Finding data solutions that are both resilient and secure is high priority for both businesses and consumers. With that in mind, Imation Corp. a global storage company, have been moving more and more into the secure storage field.
As part of that move, the Oakdale, Minn., company recently worked with Montreal-based MXI Security to create a new secure line of products, the Defender Collection series.
“About a year ago, Imation Corporation decided they wanted to offer a line of secure products,” says Jack Sebbag, vice-president of sales and marketing at the recently acquired MXI Security – North America. “The greatest thing is that [they] get that security isn’t [their] realm, so they just said, ‘you guys do it for us’.”
Based on the strength of that endeavor, and following their acquisition of ENCRYPTX Corp. in March, Imation acquired MXI Security from Memory Experts International, Inc. last month.
Sebbag says it shows how Imation “want to become the leader in this marketplace”.
He says this will mean even more secure IT products from Imation and MXI. Among the new products are better solutions for securely working from home. Sebbag says they’re working on a flash drive that can store an OS, connectivity settings and files, to avoid the need for specially set-up laptops.
But this won’t signal the end of Imation’s consumer line. According to Sebbag, IT managers are “going to see some new products” but Imation “will make sure that people understand the difference”. It won’t be a question of transitioning into IT focused hardware only; Sebbag says that they’re “going to keep working on branding to keep them segregated”.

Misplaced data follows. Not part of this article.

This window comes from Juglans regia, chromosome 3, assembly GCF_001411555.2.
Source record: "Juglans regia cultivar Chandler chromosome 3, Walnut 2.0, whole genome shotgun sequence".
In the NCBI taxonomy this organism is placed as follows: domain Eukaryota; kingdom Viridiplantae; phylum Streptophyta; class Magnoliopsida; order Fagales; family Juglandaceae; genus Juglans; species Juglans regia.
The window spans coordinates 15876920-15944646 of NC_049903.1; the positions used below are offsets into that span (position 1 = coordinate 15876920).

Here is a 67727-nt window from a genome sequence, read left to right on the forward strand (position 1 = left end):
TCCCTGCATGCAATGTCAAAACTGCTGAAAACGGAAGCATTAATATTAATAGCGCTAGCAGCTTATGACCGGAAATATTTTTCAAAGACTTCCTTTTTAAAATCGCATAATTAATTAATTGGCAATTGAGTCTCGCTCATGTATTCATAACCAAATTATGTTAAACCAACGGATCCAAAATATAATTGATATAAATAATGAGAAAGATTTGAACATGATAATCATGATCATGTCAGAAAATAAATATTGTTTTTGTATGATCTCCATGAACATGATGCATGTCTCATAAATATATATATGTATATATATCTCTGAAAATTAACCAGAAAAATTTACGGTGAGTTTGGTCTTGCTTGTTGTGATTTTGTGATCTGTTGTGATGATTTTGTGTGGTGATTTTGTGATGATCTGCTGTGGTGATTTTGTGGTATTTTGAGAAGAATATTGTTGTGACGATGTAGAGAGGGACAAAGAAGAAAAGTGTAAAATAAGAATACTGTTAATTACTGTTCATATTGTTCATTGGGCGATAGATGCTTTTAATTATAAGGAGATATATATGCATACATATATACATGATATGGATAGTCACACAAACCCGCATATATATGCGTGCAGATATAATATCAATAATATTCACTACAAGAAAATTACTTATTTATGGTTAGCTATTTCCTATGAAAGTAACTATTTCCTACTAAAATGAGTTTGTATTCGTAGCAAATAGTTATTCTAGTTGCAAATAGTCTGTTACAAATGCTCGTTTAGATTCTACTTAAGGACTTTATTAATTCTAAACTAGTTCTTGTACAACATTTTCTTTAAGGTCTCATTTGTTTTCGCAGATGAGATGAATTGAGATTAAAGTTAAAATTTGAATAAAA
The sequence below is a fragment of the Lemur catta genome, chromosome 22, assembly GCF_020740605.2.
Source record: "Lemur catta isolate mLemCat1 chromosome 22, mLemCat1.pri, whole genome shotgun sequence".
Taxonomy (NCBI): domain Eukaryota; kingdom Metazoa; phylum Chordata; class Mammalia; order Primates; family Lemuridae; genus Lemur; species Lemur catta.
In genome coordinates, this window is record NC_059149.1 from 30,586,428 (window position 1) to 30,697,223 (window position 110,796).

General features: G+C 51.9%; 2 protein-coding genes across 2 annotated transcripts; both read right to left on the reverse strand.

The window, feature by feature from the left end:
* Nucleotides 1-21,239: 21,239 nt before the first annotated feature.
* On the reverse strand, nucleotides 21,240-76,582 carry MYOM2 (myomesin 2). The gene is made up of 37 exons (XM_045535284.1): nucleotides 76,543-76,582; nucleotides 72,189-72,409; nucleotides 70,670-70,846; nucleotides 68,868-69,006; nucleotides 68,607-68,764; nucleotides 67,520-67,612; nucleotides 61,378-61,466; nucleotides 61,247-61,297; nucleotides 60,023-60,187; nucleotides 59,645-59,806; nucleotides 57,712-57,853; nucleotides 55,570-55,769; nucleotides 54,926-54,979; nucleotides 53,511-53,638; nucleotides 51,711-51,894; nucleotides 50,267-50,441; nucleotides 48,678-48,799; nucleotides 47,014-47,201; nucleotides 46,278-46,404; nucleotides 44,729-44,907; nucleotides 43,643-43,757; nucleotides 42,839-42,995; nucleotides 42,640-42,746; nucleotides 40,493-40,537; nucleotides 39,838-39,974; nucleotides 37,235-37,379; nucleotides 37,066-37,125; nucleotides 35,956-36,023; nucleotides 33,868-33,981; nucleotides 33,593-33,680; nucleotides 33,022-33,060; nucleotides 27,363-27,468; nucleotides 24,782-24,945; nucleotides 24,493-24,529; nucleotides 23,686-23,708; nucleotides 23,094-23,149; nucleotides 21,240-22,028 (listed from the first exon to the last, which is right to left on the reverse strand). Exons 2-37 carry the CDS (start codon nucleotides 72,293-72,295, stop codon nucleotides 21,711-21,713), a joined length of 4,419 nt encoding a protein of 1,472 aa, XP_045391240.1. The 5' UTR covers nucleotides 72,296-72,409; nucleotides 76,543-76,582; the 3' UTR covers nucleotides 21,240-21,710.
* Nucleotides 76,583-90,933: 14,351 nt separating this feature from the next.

James Quin, lead research analyst at Info-Tech Research Group, wasn’t surprised about the purchase. “This is part of a trend for the storage industry,” says Quin, “security has gone through a radical phase shift in the last couple of years.” Security, he says, is becoming very infrastructure orientated.
Instead of looking for storage solutions and then separate security to layer on top, “products have to be intrinsically secure,” Quin thinks. IT professionals are beginning to expect “encryption chips and capabilities intrinsic in the product itself,” which also allows there to be “a single point of management through fewer interfaces.”
Quin predicts that there are more changes to the players in the storage world near. In the same way that developments in car racing eventually trickle down to consumer autos, intrinsically secure drives will be easier to produce when companies team up like this. He believes it’ll allow companies who’ve got it to one up the competition with an extra bullet point on the back of their box. Does it make Imation’s move “truly revolutionary and groundbreaking? I don’t think it is. Imation is just further ahead on the curve,” says Quin.
As this seems to be the beginning of a groundswell towards intrinsic security in storage, the acquisition seems to be a good fit for both parties. Sebbag says it was a friendly one too, with all of the Canadian staff intact and staying in Montreal. “We’re going to continue to run a profitable business” says Sebbag, and “they’re going to provide resources and personnel to make that happen”.
Running that profitable business also means OEM contracts with other providers. While MXI have been acquired by Imation, the move by know means translates to exclusivity. Sebbag says that the MXI division will continue to work with other manufacturers, like McAfee, to provide security solutions and continue to grow the business.
Quin says deals like this are not uncommon in this day and age, as many acquired companies continue to run mostly independent of their purchasers, but allow them access to untapped markets.
Neither party has disclosed how much Imation paid for MXI.